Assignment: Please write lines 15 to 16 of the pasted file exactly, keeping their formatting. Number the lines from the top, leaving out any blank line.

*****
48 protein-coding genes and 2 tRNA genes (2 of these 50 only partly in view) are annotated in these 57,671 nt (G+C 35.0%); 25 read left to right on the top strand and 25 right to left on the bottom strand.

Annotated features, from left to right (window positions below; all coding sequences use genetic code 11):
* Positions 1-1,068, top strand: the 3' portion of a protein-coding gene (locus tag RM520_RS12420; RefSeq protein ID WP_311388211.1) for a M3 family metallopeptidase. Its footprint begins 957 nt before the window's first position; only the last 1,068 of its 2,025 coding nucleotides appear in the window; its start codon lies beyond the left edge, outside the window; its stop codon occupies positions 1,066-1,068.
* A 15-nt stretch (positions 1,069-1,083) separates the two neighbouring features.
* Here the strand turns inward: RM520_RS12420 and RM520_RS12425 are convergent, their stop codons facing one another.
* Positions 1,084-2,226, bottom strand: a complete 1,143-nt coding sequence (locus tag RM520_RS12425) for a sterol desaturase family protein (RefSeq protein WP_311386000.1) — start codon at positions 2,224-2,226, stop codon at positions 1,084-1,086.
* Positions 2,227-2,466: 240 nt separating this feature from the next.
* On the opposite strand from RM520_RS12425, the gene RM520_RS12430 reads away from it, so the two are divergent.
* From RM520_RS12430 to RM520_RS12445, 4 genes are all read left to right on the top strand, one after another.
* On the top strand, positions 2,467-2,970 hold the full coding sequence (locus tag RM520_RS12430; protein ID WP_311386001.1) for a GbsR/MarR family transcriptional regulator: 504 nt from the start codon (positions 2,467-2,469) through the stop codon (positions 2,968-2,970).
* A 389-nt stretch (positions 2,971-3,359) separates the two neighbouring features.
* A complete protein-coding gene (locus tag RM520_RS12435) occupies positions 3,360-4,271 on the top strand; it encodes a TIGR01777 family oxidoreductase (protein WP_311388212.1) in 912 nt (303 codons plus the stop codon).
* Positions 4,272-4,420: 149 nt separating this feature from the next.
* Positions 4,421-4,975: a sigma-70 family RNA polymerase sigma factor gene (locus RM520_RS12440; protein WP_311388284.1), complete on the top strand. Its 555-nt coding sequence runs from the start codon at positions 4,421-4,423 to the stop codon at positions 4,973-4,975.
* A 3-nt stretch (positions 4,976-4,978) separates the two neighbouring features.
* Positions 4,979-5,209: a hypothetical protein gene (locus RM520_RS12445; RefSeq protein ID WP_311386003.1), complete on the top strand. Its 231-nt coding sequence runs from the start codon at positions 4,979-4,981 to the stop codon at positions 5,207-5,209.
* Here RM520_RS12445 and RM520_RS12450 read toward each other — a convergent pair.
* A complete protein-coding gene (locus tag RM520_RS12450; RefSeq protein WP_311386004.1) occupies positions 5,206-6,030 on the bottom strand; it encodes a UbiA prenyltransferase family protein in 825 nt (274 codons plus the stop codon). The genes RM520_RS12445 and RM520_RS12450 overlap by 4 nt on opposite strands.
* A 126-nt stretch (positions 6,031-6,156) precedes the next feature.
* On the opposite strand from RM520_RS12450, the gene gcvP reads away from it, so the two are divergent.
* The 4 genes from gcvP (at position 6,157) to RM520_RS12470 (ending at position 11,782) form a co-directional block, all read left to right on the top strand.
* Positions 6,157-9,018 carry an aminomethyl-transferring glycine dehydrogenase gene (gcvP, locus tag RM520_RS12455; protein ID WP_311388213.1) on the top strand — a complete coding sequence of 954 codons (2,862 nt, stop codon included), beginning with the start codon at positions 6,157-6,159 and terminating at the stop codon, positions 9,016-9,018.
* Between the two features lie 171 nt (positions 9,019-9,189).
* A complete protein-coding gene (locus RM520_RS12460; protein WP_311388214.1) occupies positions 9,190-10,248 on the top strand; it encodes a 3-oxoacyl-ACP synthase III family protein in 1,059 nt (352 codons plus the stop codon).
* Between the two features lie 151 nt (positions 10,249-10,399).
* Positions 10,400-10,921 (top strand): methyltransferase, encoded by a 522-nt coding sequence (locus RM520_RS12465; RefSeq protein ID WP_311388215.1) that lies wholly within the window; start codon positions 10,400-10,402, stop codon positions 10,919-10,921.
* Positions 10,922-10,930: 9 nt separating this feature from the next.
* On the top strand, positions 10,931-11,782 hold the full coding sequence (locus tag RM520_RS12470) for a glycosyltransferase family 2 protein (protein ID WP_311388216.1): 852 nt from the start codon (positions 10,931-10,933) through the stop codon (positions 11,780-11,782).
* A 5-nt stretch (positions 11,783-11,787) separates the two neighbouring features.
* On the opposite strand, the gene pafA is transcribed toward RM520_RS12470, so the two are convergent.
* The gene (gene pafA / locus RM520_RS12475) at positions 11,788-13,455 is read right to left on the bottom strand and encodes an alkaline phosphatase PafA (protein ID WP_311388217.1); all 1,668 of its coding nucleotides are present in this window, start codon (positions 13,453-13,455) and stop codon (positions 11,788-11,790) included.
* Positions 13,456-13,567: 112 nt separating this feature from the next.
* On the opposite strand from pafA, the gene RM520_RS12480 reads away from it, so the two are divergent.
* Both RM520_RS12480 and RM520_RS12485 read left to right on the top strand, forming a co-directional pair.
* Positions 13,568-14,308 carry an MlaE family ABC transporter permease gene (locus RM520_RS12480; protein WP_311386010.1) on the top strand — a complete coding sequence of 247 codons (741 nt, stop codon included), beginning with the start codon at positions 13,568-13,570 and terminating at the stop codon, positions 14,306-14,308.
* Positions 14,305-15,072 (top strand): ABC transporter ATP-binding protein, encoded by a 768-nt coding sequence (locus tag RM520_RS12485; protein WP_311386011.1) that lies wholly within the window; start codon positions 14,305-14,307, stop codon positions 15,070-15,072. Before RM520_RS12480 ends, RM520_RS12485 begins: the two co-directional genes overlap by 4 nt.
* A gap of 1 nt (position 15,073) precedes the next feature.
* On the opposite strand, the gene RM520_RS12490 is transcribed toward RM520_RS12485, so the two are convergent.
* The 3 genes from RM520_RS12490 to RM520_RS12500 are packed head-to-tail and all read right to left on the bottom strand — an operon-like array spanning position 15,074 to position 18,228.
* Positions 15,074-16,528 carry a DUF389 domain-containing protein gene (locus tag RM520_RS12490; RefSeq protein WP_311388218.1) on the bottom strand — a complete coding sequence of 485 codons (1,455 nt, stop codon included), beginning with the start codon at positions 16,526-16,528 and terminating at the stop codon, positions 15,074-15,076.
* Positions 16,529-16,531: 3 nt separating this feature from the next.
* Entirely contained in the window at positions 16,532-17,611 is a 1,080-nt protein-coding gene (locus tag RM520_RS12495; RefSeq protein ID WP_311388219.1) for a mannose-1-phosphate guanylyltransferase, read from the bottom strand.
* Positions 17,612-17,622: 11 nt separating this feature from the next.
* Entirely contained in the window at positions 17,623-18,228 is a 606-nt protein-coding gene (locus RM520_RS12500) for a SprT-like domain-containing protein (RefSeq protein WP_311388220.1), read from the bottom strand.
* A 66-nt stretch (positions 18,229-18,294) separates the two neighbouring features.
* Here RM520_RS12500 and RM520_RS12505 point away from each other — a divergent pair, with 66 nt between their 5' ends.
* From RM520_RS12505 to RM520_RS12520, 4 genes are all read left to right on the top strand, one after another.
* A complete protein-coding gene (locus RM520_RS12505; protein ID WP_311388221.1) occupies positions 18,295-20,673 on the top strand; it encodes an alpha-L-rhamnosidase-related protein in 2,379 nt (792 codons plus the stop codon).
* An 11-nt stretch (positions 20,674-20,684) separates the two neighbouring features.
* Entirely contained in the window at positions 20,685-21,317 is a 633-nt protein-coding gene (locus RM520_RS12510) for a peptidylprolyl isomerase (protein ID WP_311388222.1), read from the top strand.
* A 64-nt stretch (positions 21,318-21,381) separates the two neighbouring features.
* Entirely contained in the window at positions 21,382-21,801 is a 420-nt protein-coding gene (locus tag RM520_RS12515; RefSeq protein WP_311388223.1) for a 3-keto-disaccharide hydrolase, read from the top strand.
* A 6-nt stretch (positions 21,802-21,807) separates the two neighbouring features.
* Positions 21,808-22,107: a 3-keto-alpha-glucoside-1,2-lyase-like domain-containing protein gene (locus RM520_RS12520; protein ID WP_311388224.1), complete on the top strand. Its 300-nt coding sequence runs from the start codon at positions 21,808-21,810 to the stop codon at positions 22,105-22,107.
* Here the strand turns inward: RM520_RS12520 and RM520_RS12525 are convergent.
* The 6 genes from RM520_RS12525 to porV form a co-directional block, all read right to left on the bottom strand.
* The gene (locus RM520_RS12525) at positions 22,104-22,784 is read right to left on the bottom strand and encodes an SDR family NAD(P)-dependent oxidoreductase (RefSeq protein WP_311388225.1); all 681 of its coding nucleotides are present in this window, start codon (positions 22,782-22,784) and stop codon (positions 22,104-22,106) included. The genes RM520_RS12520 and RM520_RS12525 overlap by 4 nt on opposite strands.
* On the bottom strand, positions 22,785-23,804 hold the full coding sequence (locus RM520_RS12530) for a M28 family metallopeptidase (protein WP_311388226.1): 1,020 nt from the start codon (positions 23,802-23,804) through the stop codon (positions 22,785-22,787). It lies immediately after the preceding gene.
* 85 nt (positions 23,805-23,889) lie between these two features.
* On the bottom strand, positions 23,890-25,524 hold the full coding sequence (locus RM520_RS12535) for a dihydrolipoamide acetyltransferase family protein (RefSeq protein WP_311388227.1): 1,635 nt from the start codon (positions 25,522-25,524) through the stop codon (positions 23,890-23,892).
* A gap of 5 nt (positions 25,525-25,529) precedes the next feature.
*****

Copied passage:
* A 3-nt stretch (positions 4,976-4,978) separates the two neighbouring features.
* Positions 4,979-5,209: a hypothetical protein gene (locus RM520_RS12445; RefSeq protein ID WP_311386003.1), complete on the top strand. Its 231-nt coding sequence runs from the start codon at positions 4,979-4,981 to the stop codon at positions 5,207-5,209.